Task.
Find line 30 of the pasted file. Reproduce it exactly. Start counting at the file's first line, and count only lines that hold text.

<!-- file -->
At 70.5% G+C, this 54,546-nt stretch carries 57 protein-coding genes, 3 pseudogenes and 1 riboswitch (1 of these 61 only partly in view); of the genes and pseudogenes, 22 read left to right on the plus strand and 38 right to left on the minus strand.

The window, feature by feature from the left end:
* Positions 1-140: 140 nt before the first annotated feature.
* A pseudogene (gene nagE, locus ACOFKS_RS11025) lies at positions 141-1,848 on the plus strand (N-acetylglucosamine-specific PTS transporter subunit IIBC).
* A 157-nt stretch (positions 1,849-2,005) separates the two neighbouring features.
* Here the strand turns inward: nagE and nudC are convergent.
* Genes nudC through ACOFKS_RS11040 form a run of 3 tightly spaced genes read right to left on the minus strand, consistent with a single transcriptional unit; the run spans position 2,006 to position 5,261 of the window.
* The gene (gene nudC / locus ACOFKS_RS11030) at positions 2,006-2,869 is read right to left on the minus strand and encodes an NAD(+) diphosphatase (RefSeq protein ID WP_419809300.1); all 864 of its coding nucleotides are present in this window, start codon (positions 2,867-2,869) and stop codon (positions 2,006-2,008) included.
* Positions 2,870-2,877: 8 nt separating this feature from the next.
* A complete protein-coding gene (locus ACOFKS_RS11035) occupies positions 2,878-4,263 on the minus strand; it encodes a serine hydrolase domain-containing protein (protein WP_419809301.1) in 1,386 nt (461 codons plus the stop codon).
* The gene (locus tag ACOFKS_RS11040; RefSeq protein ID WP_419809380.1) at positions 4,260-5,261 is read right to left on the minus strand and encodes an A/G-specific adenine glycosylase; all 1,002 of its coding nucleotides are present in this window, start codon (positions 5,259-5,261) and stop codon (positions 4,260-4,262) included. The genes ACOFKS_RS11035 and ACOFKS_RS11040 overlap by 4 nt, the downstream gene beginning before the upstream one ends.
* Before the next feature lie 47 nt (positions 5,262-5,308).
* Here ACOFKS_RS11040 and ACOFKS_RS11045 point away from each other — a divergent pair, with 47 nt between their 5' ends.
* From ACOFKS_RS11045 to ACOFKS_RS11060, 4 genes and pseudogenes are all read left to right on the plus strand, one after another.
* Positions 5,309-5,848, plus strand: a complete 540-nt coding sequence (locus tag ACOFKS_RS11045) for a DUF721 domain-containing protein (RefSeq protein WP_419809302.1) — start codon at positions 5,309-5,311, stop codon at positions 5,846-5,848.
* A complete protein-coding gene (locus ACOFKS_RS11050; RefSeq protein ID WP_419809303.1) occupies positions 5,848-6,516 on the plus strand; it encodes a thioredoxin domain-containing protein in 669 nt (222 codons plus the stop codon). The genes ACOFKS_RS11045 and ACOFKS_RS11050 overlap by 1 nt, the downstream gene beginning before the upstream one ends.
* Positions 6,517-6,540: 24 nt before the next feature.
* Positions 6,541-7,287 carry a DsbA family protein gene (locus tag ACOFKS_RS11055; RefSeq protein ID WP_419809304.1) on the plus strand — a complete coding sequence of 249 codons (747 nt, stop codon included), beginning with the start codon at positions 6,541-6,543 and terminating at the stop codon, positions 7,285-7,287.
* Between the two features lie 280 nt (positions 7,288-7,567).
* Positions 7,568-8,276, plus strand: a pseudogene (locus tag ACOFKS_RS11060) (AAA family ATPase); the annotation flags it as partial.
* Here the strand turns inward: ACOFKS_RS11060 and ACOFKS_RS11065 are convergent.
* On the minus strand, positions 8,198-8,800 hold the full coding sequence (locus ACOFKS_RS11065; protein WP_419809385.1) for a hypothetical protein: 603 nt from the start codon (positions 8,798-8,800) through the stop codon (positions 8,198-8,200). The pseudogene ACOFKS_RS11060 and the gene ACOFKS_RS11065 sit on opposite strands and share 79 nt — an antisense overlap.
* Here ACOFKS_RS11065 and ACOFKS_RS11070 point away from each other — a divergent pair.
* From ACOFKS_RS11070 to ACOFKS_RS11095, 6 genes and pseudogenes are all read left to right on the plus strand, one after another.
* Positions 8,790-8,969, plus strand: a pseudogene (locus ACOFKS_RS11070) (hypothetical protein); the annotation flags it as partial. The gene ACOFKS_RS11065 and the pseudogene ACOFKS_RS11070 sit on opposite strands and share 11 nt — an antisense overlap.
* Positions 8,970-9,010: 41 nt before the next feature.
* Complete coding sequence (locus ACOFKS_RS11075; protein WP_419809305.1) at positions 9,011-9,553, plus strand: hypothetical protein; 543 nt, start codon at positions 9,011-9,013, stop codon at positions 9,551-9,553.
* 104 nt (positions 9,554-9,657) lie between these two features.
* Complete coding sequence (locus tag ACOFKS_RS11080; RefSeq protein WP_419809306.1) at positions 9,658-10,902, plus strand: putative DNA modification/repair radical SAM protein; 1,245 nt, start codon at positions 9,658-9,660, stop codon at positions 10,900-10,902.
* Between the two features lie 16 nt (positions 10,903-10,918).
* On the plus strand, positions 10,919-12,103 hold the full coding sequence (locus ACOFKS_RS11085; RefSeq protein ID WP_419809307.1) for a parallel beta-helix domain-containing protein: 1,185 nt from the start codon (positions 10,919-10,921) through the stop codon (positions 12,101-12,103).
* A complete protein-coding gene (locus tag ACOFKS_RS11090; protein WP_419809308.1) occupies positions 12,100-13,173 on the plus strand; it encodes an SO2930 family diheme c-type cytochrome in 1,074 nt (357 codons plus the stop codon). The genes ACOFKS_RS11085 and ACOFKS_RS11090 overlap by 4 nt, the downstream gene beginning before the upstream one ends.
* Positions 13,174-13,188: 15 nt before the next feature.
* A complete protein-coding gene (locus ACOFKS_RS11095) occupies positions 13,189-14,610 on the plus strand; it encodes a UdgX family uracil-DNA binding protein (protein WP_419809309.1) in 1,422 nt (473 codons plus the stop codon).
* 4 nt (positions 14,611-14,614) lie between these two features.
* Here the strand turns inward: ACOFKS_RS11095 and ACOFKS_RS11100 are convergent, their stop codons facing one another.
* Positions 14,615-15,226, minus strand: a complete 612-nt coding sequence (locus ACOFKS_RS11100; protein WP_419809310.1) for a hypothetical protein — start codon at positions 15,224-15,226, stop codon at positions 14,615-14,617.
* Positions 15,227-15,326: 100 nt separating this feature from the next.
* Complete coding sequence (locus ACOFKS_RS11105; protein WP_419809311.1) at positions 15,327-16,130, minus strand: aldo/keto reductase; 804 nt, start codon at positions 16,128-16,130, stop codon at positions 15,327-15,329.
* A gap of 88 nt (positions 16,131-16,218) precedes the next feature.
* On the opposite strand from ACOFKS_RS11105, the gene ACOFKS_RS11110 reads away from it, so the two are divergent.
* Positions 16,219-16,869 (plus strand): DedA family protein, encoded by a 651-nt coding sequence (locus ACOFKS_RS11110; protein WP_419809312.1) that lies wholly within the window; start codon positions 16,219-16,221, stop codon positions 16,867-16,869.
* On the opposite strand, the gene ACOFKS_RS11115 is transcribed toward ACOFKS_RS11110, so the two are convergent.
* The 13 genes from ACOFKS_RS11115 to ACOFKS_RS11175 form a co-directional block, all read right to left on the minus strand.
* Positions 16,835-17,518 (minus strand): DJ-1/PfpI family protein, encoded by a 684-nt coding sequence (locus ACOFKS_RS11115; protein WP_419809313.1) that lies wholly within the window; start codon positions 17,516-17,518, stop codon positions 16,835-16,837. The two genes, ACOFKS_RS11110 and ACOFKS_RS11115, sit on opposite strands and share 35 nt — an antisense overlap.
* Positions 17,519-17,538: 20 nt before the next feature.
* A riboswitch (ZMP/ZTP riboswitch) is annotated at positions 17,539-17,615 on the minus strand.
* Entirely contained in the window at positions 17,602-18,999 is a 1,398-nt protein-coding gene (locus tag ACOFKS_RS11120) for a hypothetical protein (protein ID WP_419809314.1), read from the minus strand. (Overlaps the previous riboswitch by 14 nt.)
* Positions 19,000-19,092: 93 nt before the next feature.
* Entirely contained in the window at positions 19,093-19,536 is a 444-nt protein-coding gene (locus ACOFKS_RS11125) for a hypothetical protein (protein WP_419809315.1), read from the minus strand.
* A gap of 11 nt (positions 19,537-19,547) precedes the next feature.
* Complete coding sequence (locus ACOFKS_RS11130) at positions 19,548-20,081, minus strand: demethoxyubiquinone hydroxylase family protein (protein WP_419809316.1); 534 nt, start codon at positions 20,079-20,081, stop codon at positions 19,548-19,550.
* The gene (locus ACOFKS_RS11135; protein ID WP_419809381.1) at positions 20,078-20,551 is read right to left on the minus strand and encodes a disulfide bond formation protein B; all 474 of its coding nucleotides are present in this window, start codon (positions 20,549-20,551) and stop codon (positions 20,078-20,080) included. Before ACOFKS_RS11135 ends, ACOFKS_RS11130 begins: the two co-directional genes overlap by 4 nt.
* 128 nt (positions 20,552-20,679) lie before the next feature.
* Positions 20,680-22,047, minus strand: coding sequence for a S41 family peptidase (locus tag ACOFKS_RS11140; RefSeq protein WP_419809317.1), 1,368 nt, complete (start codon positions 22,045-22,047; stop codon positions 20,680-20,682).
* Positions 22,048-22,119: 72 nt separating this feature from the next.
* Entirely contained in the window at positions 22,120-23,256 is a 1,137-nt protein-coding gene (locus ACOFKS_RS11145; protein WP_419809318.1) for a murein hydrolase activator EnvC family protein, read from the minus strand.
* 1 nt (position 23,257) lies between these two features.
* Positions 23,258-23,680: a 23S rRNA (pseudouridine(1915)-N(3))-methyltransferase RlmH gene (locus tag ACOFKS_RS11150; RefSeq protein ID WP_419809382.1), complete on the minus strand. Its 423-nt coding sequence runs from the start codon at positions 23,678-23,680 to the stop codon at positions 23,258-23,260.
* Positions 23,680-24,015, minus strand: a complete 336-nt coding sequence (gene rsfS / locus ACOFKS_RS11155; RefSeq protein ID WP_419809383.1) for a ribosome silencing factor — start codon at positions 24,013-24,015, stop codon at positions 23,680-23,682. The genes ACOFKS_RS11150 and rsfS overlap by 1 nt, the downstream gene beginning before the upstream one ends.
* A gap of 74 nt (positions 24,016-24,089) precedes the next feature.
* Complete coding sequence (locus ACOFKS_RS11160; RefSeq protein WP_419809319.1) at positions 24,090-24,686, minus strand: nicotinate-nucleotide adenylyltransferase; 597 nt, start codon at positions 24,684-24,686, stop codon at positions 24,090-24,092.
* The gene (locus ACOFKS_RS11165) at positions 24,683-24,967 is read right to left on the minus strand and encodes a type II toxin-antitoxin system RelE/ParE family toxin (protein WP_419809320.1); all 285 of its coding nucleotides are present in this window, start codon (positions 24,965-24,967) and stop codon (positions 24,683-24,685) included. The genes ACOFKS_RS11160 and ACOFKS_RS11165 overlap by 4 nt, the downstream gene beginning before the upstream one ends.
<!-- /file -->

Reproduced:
* Between the two features lie 16 nt (positions 10,903-10,918).